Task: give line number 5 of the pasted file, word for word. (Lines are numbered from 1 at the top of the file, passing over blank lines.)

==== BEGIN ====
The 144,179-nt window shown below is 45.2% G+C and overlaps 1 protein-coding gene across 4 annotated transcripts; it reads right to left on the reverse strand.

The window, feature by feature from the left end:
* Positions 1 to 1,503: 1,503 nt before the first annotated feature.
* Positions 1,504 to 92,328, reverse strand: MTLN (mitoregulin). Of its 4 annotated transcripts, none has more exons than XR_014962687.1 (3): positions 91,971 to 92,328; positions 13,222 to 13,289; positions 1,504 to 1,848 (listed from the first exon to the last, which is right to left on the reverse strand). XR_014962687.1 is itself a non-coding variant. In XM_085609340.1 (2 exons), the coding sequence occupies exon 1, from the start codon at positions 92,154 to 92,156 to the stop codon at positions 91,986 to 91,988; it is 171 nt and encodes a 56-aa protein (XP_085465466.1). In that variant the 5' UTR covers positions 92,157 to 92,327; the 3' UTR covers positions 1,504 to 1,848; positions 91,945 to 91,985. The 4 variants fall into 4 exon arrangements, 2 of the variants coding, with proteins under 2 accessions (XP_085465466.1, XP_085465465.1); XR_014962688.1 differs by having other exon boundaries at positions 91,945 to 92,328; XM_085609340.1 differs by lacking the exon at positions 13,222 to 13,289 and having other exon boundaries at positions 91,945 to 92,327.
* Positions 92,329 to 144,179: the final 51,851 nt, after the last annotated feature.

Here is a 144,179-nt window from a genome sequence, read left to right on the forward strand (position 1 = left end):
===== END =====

* Positions 92,329 to 144,179: the final 51,851 nt, after the last annotated feature.